Rent is on the up, and Buy-To-Let isn't helping
Unsurprisingly, rent is going up and up, with a third of letting agents seeing rents increase between May and June, which is the biggest climber of 2015. Of course, this is going to continue, as 80% of agents surveyed have said that private rents are set to rocket in the next 5 years.
Why? Everyone is pointing fingers at the Budget, as the impact of it trickles through to the buy-to-let market.
George Osborne has made a number of promises to get tough with the tax relief enjoyed by buy-to-let landlords, however, letting agents say that tenants are going to inevitably pick up the slack. So, while private landlords can claim tax relief on monthly interest payments at up to the 45% top level of tax, as of April 2017, this will be at a basic rate of 20%.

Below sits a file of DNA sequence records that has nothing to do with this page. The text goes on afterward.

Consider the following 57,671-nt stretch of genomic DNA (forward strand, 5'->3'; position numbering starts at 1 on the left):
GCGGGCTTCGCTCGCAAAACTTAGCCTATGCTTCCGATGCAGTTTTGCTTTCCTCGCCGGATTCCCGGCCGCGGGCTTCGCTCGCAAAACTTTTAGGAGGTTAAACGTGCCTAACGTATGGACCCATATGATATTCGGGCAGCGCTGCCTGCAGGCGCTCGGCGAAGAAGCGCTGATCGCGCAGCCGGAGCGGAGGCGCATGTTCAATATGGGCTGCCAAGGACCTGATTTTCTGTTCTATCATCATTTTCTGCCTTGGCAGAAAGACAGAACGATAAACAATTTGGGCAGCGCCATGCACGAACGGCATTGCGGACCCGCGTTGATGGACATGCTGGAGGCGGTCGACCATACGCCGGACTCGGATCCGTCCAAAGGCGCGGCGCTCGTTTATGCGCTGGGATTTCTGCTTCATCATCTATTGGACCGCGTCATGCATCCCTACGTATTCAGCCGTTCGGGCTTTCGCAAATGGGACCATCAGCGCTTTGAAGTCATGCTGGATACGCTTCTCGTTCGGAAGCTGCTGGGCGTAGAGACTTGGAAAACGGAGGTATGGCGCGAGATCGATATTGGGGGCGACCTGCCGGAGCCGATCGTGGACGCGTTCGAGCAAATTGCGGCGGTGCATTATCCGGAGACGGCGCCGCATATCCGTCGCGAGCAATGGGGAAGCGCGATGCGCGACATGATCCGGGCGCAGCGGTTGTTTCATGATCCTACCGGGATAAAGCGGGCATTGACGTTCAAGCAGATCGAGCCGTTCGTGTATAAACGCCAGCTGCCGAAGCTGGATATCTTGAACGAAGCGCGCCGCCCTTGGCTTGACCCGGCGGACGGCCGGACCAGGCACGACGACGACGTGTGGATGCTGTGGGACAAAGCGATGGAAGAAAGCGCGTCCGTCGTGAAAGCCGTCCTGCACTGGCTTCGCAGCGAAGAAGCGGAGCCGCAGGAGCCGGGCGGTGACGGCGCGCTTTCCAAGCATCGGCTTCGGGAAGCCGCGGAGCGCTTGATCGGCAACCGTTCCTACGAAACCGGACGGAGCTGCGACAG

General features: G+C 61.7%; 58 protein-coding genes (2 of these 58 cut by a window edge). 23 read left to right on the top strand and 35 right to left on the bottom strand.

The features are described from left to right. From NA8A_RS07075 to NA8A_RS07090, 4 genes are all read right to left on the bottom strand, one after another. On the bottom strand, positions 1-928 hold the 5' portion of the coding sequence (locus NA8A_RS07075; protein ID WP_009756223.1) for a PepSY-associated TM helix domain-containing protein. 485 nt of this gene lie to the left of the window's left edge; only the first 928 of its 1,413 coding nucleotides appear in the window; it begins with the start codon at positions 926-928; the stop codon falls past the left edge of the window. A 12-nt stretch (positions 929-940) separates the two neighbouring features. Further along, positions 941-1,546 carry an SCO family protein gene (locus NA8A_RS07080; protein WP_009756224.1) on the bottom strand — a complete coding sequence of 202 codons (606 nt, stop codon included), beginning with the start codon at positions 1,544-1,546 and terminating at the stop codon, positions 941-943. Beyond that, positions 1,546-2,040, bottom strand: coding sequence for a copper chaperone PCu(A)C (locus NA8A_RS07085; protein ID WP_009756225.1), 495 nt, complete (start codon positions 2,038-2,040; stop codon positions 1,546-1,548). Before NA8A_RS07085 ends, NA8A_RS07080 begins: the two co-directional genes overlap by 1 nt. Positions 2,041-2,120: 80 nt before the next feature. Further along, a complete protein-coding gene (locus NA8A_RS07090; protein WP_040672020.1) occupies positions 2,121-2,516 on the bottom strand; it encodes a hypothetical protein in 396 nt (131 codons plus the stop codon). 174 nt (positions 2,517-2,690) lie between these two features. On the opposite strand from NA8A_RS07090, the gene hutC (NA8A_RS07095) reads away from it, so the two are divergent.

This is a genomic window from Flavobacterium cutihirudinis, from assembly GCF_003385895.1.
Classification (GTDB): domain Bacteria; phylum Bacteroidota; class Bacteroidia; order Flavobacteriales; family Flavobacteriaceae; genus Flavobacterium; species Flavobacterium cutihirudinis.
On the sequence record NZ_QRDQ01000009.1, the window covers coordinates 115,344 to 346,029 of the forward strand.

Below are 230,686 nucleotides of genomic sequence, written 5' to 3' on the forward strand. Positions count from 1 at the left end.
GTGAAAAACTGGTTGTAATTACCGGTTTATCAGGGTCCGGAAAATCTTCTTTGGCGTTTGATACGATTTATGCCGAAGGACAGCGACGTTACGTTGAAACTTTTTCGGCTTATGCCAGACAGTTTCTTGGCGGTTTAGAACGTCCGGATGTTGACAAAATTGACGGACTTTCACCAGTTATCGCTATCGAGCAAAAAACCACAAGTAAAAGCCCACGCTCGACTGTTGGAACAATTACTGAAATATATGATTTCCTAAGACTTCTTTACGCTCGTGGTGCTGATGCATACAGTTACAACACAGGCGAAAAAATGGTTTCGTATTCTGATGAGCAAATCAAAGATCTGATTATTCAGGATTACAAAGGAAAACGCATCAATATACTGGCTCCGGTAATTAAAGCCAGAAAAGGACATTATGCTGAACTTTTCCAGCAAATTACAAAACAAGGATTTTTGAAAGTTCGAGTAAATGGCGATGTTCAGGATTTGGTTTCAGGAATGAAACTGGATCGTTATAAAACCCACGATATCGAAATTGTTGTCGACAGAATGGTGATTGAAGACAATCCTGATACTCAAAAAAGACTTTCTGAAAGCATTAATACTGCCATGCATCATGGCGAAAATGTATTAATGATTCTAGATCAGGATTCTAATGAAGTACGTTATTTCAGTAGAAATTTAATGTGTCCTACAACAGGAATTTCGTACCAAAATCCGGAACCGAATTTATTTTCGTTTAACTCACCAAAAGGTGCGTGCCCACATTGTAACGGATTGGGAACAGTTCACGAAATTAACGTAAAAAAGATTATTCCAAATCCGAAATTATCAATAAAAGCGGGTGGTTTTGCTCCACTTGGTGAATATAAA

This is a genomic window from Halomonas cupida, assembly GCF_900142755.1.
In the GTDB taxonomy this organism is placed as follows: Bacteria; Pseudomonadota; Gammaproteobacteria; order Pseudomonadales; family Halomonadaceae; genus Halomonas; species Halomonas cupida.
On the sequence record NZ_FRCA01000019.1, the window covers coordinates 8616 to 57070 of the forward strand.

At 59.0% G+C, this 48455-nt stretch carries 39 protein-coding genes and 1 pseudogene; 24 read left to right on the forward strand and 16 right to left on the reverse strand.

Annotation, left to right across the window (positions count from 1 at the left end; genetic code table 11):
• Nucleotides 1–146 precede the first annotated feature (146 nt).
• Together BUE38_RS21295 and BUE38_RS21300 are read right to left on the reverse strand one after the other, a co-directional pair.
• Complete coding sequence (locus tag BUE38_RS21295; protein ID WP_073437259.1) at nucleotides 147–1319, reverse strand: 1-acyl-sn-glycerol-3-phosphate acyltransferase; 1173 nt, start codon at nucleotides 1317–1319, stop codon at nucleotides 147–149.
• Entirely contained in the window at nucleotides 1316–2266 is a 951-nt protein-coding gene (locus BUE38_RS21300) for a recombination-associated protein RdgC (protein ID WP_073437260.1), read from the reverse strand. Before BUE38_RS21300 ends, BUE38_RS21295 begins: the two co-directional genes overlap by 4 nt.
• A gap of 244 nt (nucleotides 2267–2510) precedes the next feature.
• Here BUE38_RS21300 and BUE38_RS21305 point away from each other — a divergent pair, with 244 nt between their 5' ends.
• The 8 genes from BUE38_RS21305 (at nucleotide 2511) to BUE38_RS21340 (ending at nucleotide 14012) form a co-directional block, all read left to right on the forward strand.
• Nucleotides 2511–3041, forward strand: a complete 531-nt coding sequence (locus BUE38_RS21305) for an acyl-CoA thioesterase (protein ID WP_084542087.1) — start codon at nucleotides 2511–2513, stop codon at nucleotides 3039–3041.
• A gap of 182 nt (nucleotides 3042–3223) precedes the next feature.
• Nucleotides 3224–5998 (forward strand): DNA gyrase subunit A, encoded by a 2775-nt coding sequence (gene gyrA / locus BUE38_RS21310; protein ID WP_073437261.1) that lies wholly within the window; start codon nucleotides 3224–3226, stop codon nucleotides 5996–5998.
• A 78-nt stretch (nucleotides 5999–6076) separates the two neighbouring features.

Not only that, but from April 2016, the 'wear and tear allowance' will be axed too. Basically, there's a number of things that landlords will want to claw back, and of course, the simplest way they can do that is by putting up people's rent.
The Chancellor thinks that the changes being brought in will 'level the playing field for homebuyers and investors', but not a lot of people agree with that.
"Findings like this continue to prove that the housing crisis isn't going to disappear anytime soon and it will take a while before we see steps heading in the right direction," said David Cox, managing director of the Association of Residential Letting Agents, which compiled a report on all this.
'The impact of the Chancellor’s reductions to the amount of tax relief buy-to-let investors can claim – announced in the Budget this month – will affect the cost of renting over the coming months and is likely to mean it will take even longer to see any improvement in affordability in the private rented sector."
With private rents growing faster than the price of houses in June, and the average rent at an all-time high of £789 last month, something needs to be done, and quickly.